The beauty of Autumn… cool crisp air, woodstoves, the crunching of leaves as I walk, and the vibrant colours. It always symbolizes a new year for me, a time to plant new seeds and to harvest seeds planted earlier in the year, a time for new beginnings and new adventures. It is a time of transition as we balance the light and the dark. One of my favorite holidays falls in this season – Thanksgiving. A whole holiday devoted to gratitude and being grateful! What could be better?!
This year especially, I have so much to be grateful for. On a beautiful sunny day in May, I blocked a day off work for myself – to refill my cup & to catch up on patient research. I decided to go to a yoga class, and on my way home, a driver did not stop at a stop sign… hitting the front end of my car, and taking me on a journey I will never forget. My 14 year old car was totalled… I walked out of my crumpled car with a scrape on my knee and pretty bad whiplash.
I was now a patient, and entered into a world of insurance companies. They put me in a box where I am a ‘claim number,’ and gave me a diagnosis and timeline of when I should be back to normal. It is so easy to get enveloped in fear in this process. For someone who has lived her whole life “outside the box,” this did not feel true to me. There is power in the dark and light moments of our life. The accident created space for me to slow down and take the time I need to heal. I surrendered to my vulnerability and in that surrender found a deeper strength. With courage, I listened to my body and what it needed, and put myself first.
Healing is an individual and personal journey. It takes as long as it needs to take… there is no timeline. I have always had faith and trust in the body’s wisdom to heal itself when the healing process is supported and honoured. Healing can also be a solitary journey. I identify with others who have “invisible” concerns… I do not have a cast or crutches and on the surface, appear fine.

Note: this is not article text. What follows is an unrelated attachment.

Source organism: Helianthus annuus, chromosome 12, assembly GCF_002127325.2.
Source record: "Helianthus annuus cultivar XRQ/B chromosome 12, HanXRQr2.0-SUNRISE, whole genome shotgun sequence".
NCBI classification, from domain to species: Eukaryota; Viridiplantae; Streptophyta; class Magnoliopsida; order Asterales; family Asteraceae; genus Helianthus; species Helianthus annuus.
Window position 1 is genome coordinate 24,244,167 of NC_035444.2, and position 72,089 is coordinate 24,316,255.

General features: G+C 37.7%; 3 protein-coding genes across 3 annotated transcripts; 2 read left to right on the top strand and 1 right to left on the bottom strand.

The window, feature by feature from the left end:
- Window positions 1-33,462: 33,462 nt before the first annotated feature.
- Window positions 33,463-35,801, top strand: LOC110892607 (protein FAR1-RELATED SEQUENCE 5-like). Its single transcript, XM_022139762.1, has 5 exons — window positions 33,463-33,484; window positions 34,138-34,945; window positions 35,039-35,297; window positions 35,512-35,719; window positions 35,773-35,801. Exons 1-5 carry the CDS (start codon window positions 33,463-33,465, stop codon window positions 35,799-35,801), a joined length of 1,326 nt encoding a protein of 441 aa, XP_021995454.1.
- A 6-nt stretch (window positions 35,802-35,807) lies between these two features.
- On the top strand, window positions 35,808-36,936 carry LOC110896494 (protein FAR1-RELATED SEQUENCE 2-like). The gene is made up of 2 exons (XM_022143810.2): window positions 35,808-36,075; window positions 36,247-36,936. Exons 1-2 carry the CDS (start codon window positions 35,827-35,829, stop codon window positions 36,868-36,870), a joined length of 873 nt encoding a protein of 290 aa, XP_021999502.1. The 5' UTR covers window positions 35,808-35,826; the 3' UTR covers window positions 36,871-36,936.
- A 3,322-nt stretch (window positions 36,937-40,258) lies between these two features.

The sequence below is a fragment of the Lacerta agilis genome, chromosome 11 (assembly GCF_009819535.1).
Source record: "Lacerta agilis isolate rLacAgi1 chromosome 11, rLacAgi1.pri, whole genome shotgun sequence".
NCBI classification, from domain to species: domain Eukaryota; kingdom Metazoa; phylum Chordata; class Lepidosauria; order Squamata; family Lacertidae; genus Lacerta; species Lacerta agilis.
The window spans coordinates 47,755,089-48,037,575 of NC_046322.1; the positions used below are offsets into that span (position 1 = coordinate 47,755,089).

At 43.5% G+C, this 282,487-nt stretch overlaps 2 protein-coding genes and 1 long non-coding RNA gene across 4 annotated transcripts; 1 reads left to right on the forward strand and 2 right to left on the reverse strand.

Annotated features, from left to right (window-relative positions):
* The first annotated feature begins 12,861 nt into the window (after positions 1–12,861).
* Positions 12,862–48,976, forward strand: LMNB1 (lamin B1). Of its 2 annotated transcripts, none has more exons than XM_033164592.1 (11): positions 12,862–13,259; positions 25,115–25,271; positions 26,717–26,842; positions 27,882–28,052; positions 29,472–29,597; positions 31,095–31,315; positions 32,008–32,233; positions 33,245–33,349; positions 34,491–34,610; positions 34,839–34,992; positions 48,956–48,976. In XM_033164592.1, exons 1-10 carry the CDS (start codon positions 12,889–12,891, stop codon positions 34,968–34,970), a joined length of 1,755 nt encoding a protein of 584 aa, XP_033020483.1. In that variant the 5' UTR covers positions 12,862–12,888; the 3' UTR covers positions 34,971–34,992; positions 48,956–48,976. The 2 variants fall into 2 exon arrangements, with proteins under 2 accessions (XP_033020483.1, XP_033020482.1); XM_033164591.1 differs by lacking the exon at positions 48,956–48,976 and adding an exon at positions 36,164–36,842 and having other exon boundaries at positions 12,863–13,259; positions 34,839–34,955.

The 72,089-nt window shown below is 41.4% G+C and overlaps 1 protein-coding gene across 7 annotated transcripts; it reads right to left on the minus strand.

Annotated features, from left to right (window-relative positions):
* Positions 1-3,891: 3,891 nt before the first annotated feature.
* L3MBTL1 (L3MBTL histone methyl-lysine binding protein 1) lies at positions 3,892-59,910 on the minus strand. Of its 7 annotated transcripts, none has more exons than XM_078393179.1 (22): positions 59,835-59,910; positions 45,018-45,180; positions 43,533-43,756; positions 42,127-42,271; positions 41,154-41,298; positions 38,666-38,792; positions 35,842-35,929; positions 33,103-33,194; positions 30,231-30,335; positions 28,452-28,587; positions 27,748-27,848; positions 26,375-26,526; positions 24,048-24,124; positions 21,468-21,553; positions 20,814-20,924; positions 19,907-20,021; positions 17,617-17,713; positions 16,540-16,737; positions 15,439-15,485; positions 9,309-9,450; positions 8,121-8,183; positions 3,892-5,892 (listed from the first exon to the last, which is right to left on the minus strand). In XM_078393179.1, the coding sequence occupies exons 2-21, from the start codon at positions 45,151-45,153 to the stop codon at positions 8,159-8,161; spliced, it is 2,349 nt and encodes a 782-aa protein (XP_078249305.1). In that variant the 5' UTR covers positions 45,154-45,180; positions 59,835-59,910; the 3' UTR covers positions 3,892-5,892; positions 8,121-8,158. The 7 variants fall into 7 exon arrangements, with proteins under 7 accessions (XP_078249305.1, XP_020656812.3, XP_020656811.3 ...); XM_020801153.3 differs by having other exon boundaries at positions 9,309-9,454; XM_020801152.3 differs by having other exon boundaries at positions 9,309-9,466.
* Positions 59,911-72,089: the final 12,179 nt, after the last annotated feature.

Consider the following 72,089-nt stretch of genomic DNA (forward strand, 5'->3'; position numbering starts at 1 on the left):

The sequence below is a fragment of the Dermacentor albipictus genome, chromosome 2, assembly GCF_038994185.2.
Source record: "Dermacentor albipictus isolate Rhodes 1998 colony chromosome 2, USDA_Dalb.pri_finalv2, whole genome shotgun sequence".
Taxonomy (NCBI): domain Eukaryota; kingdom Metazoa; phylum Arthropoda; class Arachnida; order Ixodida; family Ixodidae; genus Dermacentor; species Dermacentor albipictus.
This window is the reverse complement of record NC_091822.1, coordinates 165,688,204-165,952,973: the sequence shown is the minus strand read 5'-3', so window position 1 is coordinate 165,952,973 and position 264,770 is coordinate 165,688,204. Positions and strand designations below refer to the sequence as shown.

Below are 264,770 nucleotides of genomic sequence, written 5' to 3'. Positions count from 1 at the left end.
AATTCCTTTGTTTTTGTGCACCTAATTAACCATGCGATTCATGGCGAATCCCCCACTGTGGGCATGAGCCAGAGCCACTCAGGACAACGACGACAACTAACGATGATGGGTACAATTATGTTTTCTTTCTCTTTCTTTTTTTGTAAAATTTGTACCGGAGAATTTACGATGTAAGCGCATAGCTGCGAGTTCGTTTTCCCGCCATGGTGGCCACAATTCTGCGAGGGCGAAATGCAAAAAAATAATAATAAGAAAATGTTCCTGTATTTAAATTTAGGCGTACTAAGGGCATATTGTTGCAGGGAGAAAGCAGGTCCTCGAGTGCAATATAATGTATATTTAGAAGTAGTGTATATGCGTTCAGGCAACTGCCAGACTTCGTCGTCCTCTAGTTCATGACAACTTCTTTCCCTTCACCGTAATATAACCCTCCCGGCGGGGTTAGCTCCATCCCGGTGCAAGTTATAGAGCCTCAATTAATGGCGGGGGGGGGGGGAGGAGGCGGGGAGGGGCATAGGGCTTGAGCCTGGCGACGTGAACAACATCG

I started my healing journey by allowing myself to rest. I took two weeks off work immediately after the accident… and slowly am back to work part-time. I reconnected with myself on all levels… respecting that although I was given a diagnosis confined to one part of my physical body, the rest of my body, as well as my emotional and spiritual bodies, were also affected. I recognized that my own self-care came first. I’m not talking about self-care being eating healthy or exercising, but what my soul and heart need to be nurtured. It took a lot of courage to admit I cannot do this on my own. I learned to ask for and receive help from my community (which was – and continues to be – a huge lesson for me!). I am allowing myself to be loved and supported.
I am filled with so much appreciation and gratitude for the care and love I’ve received during this journey, and continue to receive. Acceptance and patience have always been my life lessons, and their presence is strong throughout this process. It was weeks before I could laugh without pain, months before I released tears about the accident, and I still have not been able to drive down the intersection of the accident… and that is ok. I may not be able to go back to the pottery wheel right now, and need to pace myself in yoga class… and that is ok. I’m spending my precious time with myself and with those who nurture my heart… I’m healing… I take time between treatments for my body to integrate the healing… I cocoon myself when I need to… I’m reading the books I’ve been meaning to… I’m colouring :)… I follow Mother Nature as a guide as I witness the transformation in each season… I rest with the questions that naturally arise after a life-changing event… I believe in my heart that “when you come out of the storm, you won’t be the same person who walked in.”
In conversations with friends and patients since the accident, I realized that we have forgotten how to take time for ourselves, and listen to our bodies. We live in a society which values being busy and how much we can do. We’re encouraged to be strong and push through any event. Why are we so busy? How often do we only rest or take time for ourselves after an illness or injury forces us to? Why is resting only acceptable then?
I know this all sounds easy for me to say… I can only offer what felt true for me during this journey. This holiday, I invite you to ask yourself: Is your cup empty or full? How are you taking care of yourself? What can you add into your life to nourish yourself? Sit quietly and check in with yourself and what you need… the answers will come.
I wish you a beautiful and happy Thanksgiving weekend. Take a moment to be grateful for your many blessings… we have so much to be grateful for.♥